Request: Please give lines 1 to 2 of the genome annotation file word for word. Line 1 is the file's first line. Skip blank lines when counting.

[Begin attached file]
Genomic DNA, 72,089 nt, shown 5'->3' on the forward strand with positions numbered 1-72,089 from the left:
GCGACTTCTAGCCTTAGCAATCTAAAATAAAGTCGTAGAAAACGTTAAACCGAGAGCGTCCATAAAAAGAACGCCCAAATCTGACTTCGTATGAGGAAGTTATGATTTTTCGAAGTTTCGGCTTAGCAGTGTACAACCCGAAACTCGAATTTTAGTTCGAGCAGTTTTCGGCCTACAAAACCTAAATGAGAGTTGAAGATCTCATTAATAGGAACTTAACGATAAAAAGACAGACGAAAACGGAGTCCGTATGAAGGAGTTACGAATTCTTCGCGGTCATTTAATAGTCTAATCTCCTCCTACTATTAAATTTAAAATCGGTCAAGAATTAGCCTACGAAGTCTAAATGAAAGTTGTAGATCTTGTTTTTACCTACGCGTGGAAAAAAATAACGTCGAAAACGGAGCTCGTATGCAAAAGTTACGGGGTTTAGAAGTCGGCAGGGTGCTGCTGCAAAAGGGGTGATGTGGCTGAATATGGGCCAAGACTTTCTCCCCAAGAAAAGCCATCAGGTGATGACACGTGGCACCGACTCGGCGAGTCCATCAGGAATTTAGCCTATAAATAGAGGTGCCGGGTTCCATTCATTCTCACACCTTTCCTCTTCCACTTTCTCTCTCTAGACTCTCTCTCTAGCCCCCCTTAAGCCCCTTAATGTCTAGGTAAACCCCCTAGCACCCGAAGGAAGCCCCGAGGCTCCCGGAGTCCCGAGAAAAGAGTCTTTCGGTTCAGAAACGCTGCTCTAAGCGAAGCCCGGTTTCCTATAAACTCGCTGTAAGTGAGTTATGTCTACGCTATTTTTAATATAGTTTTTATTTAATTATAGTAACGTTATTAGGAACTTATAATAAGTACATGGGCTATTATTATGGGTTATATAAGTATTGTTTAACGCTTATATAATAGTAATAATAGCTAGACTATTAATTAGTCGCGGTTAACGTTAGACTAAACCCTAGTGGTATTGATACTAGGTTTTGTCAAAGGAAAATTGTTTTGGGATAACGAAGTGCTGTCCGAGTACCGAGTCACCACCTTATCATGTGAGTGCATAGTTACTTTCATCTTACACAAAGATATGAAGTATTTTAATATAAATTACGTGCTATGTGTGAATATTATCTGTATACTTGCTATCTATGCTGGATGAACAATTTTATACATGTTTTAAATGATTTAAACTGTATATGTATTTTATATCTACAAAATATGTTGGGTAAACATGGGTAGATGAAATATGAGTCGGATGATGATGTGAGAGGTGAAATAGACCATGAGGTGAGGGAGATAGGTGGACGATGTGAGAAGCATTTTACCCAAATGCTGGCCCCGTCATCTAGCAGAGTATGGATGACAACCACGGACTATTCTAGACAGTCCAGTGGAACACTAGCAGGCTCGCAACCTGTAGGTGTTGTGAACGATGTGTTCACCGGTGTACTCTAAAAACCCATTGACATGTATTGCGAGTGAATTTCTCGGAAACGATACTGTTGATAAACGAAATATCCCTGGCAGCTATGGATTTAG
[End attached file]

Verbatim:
Genomic DNA, 72,089 nt, shown 5'->3' on the forward strand with positions numbered 1-72,089 from the left:
GCGACTTCTAGCCTTAGCAATCTAAAATAAAGTCGTAGAAAACGTTAAACCGAGAGCGTCCATAAAAAGAACGCCCAAATCTGACTTCGTATGAGGAAGTTATGATTTTTCGAAGTTTCGGCTTAGCAGTGTACAACCCGAAACTCGAATTTTAGTTCGAGCAGTTTTCGGCCTACAAAACCTAAATGAGAGTTGAAGATCTCATTAATAGGAACTTAACGATAAAAAGACAGACGAAAACGGAGTCCGTATGAAGGAGTTACGAATTCTTCGCGGTCATTTAATAGTCTAATCTCCTCCTACTATTAAATTTAAAATCGGTCAAGAATTAGCCTACGAAGTCTAAATGAAAGTTGTAGATCTTGTTTTTACCTACGCGTGGAAAAAAATAACGTCGAAAACGGAGCTCGTATGCAAAAGTTACGGGGTTTAGAAGTCGGCAGGGTGCTGCTGCAAAAGGGGTGATGTGGCTGAATATGGGCCAAGACTTTCTCCCCAAGAAAAGCCATCAGGTGATGACACGTGGCACCGACTCGGCGAGTCCATCAGGAATTTAGCCTATAAATAGAGGTGCCGGGTTCCATTCATTCTCACACCTTTCCTCTTCCACTTTCTCTCTCTAGACTCTCTCTCTAGCCCCCCTTAAGCCCCTTAATGTCTAGGTAAACCCCCTAGCACCCGAAGGAAGCCCCGAGGCTCCCGGAGTCCCGAGAAAAGAGTCTTTCGGTTCAGAAACGCTGCTCTAAGCGAAGCCCGGTTTCCTATAAACTCGCTGTAAGTGAGTTATGTCTACGCTATTTTTAATATAGTTTTTATTTAATTATAGTAACGTTATTAGGAACTTATAATAAGTACATGGGCTATTATTATGGGTTATATAAGTATTGTTTAACGCTTATATAATAGTAATAATAGCTAGACTATTAATTAGTCGCGGTTAACGTTAGACTAAACCCTAGTGGTATTGATACTAGGTTTTGTCAAAGGAAAATTGTTTTGGGATAACGAAGTGCTGTCCGAGTACCGAGTCACCACCTTATCATGTGAGTGCATAGTTACTTTCATCTTACACAAAGATATGAAGTATTTTAATATAAATTACGTGCTATGTGTGAATATTATCTGTATACTTGCTATCTATGCTGGATGAACAATTTTATACATGTTTTAAATGATTTAAACTGTATATGTATTTTATATCTACAAAATATGTTGGGTAAACATGGGTAGATGAAATATGAGTCGGATGATGATGTGAGAGGTGAAATAGACCATGAGGTGAGGGAGATAGGTGGACGATGTGAGAAGCATTTTACCCAAATGCTGGCCCCGTCATCTAGCAGAGTATGGATGACAACCACGGACTATTCTAGACAGTCCAGTGGAACACTAGCAGGCTCGCAACCTGTAGGTGTTGTGAACGATGTGTTCACCGGTGTACTCTAAAAACCCATTGACATGTATTGCGAGTGAATTTCTCGGAAACGATACTGTTGATAAACGAAATATCCCTGGCAGCTATGGATTTAG